At The World’s Feet
by Ayodele Morocco-Clarke
You will never again look at the blighted contraptions in the same way. Ever since that day you attempted to board the moving stairs, clutching tightly to your carrier bag heavy laden with groceries.
You remember the first time you set foot on an escalator at the age of ten in Harrods with your daddy. Many years later, you and your mates had still not tired of taking a ride on the famous escalators. You spent hours going up, then down, then running against the flow and often got chucked out of the store. Your favourite game was giving the security men the slip while dashing up and down the escalators.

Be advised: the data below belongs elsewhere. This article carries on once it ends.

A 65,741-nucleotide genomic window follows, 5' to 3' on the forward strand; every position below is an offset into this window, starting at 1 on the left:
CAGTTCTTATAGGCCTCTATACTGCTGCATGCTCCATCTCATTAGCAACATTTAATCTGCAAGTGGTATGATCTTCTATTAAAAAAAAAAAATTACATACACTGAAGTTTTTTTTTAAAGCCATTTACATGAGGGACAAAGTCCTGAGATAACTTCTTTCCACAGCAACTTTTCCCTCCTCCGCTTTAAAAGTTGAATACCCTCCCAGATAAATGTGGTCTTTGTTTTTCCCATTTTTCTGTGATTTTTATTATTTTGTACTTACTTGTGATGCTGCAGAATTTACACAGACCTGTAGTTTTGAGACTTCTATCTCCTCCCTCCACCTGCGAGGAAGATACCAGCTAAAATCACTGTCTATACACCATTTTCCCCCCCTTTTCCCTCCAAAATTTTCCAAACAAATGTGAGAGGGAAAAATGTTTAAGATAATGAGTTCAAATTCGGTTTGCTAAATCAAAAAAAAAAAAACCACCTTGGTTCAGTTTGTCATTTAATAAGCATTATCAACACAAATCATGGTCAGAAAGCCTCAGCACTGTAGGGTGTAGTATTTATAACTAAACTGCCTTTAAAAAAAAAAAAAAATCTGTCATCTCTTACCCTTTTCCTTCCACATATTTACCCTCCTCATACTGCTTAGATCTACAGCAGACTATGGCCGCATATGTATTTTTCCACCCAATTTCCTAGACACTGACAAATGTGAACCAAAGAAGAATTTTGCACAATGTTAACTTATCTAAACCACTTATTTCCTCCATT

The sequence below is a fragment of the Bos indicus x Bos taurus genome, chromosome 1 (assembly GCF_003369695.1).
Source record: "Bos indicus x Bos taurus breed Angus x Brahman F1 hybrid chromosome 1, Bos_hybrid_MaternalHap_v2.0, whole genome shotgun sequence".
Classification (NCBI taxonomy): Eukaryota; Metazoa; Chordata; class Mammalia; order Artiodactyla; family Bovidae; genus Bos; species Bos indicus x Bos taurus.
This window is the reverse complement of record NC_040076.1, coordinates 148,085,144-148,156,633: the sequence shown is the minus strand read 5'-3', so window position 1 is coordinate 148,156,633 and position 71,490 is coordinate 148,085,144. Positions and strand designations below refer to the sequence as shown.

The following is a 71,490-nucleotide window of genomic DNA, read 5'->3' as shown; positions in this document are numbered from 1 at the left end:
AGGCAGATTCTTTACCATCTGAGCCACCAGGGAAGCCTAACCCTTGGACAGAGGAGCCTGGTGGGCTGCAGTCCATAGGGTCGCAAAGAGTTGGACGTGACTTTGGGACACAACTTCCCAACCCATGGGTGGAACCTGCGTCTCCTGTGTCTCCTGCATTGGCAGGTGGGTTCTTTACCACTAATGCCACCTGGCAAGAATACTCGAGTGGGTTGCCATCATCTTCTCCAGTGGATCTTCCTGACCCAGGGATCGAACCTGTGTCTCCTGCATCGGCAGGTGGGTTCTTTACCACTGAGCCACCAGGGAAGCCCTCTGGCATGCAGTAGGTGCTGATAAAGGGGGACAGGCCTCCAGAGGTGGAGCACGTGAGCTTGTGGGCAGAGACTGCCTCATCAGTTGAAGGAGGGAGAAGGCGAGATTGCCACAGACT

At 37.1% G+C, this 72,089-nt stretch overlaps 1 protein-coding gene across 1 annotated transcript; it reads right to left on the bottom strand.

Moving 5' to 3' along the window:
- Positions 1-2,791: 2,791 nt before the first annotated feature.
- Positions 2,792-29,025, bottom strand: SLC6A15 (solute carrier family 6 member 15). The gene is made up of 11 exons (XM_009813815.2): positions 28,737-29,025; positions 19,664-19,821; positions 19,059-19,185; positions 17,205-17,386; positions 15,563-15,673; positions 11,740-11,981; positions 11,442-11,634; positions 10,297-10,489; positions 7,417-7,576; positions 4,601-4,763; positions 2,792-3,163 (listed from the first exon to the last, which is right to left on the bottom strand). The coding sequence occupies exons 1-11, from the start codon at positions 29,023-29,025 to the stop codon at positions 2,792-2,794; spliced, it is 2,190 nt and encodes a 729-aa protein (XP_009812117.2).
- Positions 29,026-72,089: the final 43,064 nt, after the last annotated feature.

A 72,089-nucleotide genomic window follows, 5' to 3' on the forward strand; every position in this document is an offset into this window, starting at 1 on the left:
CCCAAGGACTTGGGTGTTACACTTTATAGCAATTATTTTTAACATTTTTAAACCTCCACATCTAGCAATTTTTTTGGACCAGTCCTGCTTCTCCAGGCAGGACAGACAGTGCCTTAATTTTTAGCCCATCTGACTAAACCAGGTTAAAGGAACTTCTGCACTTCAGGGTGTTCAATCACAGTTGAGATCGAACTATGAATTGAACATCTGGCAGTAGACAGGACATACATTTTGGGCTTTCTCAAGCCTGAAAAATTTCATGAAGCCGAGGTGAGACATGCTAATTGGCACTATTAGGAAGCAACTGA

There were no signs that this particular day would be any different. Okay, at Seventy-Eight, you are not as spritely as you once were, but surely that was no excuse. Before you could gather your wits about you, one leg had left the other behind, forcing you into a split, the likes of which you never did even when you were ten. You felt like one leg was pulling out of Kings Cross Station leaving the other leg stuck behind on the platform.
Nobody came to your rescue. Instead you saw a group of teenage lads converge at the base of the escalator guffawing. Armed with mobile phones which had cameras, they proceeded to take photographs of your shame. Whatever remained of your pride was left behind lying at the feet of those ignoble rascals, alongside your groceries.
(Ayodele Morocco-Clarke is a Nigerian of mixed heritage currently living in the United Kingdom. She is a multi-award winning Solicitor and Advocate of the Supreme Court of Nigeria. Some of her work has been published in literary magazines and others are forthcoming in anthologies of short fiction. She is currently working on a short story anthology and hopes to publish a novel in the not too distant future.)